After a full day of exploring highlights of Tokyo, we returned to our Japanese home on the 31st floor ready to enjoy some of the many facilities of The Strings by InterContinental. We headed to the Bubbles Bar in the 27 metre high open atrium, the perfect place for an aperitif or to meet with friends and chat before dinner. Our timing was perfect for happy hour in a venue that specialises in sparkling wine, such a hardship! Half price Champagne? Why, yes, thank you! On offer was a Jean Louis Blanc de Blanc Brut, which was not an especially expensive choice, but it was an easy-to-drink drop. We resisted the temptation of the big white ceramic tub of Tattinger bottles awaiting their customers at the entrance.

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We took a second flute of bubbles with us into The Dining Room, a few metres away over a traditional wooden bridge crossing the indoor pond. We were sat close to the view of the kitchen, where all the action was on show, but silent behind a glass window. Front row seats, in the theatrical kitchen. We were also near the sommelier’s room, where one wall was 5 metres in height of glass revealing enticing bottles from all over the world.

This restaurant offers a fusion Asian and European menu, with a lovely range to suit all palates. We ordered an entrée of sea kelp broth with vegetables, brown rice and mixed beans – ideal in terms of subtle flavours and temperature. We followed this with two sides to split: Roasted vegetables of pumpkin, green beans, eggplant, zucchini, asparagus, eryngii mushrooms; and sautéed eryngii mushrooms and broccoli (that was also topped with paper thin shaved pieces of garlic that had been individually toasted). The roast vegetable dish had the perfect amount of salt to taste – subtle and pure, as were the flavours of the vegetables themselves, cooked to al dente.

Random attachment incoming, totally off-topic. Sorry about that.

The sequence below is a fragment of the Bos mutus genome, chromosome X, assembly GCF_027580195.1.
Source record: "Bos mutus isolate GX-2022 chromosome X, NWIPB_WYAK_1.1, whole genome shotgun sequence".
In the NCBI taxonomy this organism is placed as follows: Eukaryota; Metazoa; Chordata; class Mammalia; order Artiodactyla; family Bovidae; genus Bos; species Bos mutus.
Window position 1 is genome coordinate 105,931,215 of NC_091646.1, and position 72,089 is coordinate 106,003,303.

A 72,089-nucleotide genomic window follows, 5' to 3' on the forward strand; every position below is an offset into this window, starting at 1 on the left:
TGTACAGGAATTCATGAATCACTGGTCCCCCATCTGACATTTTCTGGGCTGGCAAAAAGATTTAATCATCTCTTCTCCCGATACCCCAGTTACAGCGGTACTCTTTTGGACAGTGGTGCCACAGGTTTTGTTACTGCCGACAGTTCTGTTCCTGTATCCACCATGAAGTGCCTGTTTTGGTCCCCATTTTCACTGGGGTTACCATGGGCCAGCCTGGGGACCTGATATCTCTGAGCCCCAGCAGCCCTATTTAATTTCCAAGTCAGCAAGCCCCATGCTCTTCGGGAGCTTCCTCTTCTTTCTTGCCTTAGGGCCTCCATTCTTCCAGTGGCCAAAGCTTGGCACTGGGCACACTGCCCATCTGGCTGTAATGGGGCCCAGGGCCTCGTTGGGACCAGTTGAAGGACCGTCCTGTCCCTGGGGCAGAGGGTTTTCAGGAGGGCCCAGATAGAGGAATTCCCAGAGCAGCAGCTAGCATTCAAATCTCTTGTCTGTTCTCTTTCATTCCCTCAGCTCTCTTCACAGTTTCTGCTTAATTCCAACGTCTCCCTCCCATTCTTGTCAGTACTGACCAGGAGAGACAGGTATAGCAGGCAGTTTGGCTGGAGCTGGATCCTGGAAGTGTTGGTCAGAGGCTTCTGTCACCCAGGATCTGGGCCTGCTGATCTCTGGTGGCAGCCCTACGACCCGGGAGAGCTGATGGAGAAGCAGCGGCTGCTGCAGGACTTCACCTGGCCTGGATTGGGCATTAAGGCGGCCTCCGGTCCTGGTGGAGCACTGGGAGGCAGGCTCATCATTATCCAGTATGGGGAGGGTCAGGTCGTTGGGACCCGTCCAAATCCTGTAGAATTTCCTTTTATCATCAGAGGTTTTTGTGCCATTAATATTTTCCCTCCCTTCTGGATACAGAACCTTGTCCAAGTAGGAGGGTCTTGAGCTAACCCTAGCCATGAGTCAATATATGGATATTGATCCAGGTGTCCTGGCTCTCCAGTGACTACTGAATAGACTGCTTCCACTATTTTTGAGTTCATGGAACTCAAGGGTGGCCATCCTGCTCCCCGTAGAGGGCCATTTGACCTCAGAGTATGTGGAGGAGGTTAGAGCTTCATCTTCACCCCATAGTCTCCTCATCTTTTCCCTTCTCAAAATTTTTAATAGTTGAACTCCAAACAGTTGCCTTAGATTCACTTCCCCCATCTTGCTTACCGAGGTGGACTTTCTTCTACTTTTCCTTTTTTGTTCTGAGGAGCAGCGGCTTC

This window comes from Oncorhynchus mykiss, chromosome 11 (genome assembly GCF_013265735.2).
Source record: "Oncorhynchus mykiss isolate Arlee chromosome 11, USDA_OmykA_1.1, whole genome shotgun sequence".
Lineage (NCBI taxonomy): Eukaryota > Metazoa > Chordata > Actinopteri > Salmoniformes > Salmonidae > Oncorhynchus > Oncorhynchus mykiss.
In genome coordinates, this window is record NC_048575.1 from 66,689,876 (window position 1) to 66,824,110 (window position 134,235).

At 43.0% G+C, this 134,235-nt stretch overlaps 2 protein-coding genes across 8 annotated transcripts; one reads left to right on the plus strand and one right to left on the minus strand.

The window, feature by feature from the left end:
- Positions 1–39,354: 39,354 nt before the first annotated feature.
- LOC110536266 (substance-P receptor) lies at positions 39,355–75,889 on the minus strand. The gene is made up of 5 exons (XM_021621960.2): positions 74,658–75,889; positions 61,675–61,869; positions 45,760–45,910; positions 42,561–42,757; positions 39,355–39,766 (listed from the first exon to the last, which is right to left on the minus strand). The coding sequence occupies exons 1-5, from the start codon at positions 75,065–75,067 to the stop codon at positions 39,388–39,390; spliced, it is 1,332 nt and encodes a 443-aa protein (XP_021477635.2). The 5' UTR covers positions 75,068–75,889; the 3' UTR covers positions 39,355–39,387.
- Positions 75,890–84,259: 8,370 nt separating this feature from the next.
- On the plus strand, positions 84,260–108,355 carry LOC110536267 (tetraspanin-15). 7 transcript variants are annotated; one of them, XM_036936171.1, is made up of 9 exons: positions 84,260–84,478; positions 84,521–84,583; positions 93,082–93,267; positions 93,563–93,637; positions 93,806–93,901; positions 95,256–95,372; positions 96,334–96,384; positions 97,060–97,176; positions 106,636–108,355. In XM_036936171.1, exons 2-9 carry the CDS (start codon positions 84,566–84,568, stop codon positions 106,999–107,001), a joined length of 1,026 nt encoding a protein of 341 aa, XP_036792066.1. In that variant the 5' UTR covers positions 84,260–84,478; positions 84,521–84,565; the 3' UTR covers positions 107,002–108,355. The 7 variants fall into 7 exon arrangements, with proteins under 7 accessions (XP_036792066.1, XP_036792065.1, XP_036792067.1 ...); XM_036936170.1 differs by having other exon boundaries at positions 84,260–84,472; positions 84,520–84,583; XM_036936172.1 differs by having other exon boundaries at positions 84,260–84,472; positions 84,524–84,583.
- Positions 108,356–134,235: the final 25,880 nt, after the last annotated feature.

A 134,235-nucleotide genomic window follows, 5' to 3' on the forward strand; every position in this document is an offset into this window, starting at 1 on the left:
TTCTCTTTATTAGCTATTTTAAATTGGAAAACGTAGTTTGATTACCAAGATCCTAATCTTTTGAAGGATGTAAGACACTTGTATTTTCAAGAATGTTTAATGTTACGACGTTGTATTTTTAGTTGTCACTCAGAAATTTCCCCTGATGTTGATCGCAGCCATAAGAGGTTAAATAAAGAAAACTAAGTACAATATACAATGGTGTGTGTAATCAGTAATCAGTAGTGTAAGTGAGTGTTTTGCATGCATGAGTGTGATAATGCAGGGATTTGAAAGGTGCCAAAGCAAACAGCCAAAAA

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On a gigantic screen in the atrium in view of both the Bubbles Bar and The Dining Room was a projection of the key scenes from the films Roman Holiday with Audrey Hepburn and Gregory Peck and Casablanca. While the scenes were silent, there was an atmospheric soundtrack in the background of now iconic voices, such as a duet of Tony Bennett and Diana Krall. These voices and their accompaniment subtly drifted throughout the space, the perfect volume to be heard but not dominate.

Subsequent night’s rests were blissful, thanks to the assistance of Komiko providing the means to obtain medication. Being our first stop on our tour of Japan, The Strings by InterContinental set a very high bar for all the accommodation to follow. While I am sure that Japanese service will be outstanding throughout the country, the staff members at this particular hotel thrive in their jobs and are exemplary at what they do.

Accommodation: The Strings by InterContinental

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About bontaks

Nic is the the ‘Bon’ part of ‘Bontaks.’ Together we are Nic and John – two travel-addicted teachers who enjoy every opportunity to go places, meet people and experience life.